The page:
Our tour of the preparations was often punctuated with explosions nearby, the first of which set bells off in my ear and almost caused me to hit the deck. Soon, we realized the source was the firing of muskets, ostensibly to test them out, but I think mainly to scare the bejesus out of those within earshot, a term which takes on a whole new meaning in this context. Tony and Sue, the other members of our foursome, retreated to the hillside overlooking the presentation circle in order to claim a good vantage point for the procession. Kristel, perhaps emboldened by her earlier successes with the locals, headed straight into the preparation area, with me following in her wake. She knew no fear, walking in among the horses and camels and coming dangerously close to the hind legs of both. But the rewards from the risk were grand – camels dressed in orange and yellow finery, horses trussed up in metal armour, warriors in monstrous headgear. We witnessed it all in extreme closeup.
Eventually, it became apparent that order was ascending from the chaos. Groups began to organize themselves around the perimeter of the field in preparation for the procession. And the crowd of onlooker had also increased, dropping our status from unique attraction to mere tourist. Five spectators managed to find brilliant viewing spots, perched on seats ten feet high, as though they were lifeguards posting watch on the scene below them. Kristel and I opted for a closer view once again, lining up alongside the riders on the perimeter of the circle. Given the thousands of riders and animals involved, the final preparations were remarkably smooth. How the various groups knew where to find their place in the circle is beyond me, but at an appointed time of someone’s choosing, the riders all began to move forward.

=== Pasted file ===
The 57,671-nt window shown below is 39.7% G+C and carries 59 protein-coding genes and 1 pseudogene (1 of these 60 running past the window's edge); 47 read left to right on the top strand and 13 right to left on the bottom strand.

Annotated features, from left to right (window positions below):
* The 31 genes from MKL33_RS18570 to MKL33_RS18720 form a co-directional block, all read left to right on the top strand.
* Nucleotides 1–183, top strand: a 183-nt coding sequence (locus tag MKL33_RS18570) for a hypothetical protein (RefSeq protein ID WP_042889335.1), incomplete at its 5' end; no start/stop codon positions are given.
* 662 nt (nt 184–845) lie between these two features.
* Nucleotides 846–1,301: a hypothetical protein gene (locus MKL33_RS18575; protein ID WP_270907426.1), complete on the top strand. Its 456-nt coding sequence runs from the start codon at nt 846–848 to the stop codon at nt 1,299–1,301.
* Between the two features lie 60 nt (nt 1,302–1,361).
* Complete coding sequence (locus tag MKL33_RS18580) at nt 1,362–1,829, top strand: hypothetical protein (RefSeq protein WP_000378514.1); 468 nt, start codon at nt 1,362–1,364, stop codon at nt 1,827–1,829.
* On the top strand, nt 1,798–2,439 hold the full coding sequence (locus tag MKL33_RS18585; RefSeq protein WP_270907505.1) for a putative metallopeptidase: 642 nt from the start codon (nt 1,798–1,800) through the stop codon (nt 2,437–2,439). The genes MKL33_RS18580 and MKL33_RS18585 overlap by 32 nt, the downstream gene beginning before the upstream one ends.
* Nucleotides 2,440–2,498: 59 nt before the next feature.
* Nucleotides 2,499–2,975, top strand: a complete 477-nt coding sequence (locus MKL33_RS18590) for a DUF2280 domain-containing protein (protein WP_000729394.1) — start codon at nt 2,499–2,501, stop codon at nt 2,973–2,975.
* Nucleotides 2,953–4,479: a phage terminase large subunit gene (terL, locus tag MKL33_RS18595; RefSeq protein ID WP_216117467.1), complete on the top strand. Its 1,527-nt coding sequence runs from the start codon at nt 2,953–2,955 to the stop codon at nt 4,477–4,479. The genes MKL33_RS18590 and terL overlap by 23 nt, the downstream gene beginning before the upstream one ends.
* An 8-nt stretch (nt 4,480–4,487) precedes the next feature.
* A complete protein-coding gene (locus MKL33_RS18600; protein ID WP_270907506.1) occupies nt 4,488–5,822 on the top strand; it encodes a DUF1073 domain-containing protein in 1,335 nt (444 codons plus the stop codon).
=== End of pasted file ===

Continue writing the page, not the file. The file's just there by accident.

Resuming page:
As they marched past, we saw many familiar faces from earlier in the day and were recognized in turn. We made a point to stay away from the grandstand housing the local VIP’s, because of the crowd and also our anticipation of what the musketeers had planned. Sure enough, as they approached the viewing stands, the guns went up and off. Almost as impressive as the noise was the smoke that billowed out in the aftermath. Combined with the dust raised by the riders, the effect was similar to a nice summer day in Toronto – thick smog (or maybe smust?) blocked out the setting sun and the view of nearby Aso Rock.
With the procession winding down, the chaos returned. As the riders finished their tour, they could return to their base camps, and freed from their official duties, they cranked their inner Born to Be Wild. Horses seemed to be everywhere, and the prospect of getting trampled suddenly seemed all too real. We wisely packed up our cameras and headed back to meet up with Tony and Sue before the sun left us to fend for ourselves in the emerging darkness. The Durbar left us dusty, sunburned and amazed.